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impressed with a sense of the ever-shifting law of spiritual unity, tending to merge all specialities into ever completer and completer generalizations, to rest never satisfied with any degree of self-knowledge, but to preserve unshaken a faith, which will grow with exercise, in the possibilities of the human soul.
In urging the harmony of these two laws of the soul (just stated) as the result of this argument, it may save the statement from whatever in it is transcendental and unintelligible, to take the very common topic of fashion as an illustration.
The adventitious origin of all fashions is well known, but it is not so well appreciated that the nature of their origin constitutes the true claim they have to our respect. If every man was true to himself, there would be no fashion, for fashion is imitative. If you are a laborer, your true fashion of dress will be coarseness and durability of material, rather than exactness of fit or grace of cut, and it is simply nothing to you that with the tailor, competing closely for custom, refinements in the style become a real necessity rather than durability in a material of dress. You know the value of your fashion, and is not the skill required to adapt the dress more perfectly to the symmetry of the human form worth anything? Let the laborer be thankful, that, through the infinite division of labor, the human mind has had the leisure to work out an ideal even of a well-fitting coat, — a coat without superfluity, and yet easy for every natural movement of the body, — and let him who wears such a coat put it on with a profounder sense of the dignity of human labor, and punctiliously pay his tailor's bills.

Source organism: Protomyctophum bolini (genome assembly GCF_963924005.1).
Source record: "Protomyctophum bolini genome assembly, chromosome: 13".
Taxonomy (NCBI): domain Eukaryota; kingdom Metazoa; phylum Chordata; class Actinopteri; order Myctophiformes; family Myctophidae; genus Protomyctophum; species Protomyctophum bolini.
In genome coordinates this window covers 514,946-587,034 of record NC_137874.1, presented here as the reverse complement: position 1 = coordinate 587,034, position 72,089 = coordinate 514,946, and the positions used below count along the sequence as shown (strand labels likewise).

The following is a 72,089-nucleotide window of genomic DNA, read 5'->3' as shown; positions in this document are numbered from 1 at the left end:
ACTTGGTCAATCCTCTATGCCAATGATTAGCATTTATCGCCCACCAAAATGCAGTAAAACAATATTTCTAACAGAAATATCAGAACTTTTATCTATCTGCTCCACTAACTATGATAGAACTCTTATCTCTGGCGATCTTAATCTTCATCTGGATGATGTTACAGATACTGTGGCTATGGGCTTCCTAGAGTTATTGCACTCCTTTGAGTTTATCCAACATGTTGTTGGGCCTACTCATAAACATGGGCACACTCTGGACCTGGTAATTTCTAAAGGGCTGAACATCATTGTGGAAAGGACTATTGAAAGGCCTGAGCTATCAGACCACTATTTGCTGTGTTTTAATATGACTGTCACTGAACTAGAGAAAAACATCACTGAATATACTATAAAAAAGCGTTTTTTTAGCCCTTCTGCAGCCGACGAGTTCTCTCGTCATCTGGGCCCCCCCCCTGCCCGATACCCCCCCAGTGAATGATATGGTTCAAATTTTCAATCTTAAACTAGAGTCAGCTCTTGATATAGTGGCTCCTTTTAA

But men are continually mistaking the sign for the reality. If they can successfully imitate the appearance, they think they have attained the spiritual excellence of which the former is but an emblem.
The truth would seem to be, that all fashions have an origin in personal wants, which, if always peculiar, are also
real. A man's circumstances, must, therefore, determine his fashion, and any man who is true to himself may set a good fashion, because he will do always what is best for him, and there will always be some who, not willing to do what is best for them, will imitate.
In this way the soul stamps its special image on the world, and thus it practises the only true economy of living. Character, not individual merely, but character in the aggregate, is thus created, for the nobleness in men will rise to meet us, if we are noble.
But fashion is, proverbially, fleeting, and if, in view of the law of the soul, which allows it to specialize, to create, we ought to set our own fashion, or, in other words, give our character to the world, so likewise, regarding reverently the progressive law of all souls, which is ceaselessly flowing through all special creations, and recreating more general types from the old special ones, ought we to remember, that there is one fashion of unchanging excellence never attainable, always by its very progressive nature to be attained ; an ideal perfection which is made up of the ideals of all the persons in the world; a fountain of character, whence all human character is derived; which gives knowledge of character in infinite ration on the simple condition of willingness to receive.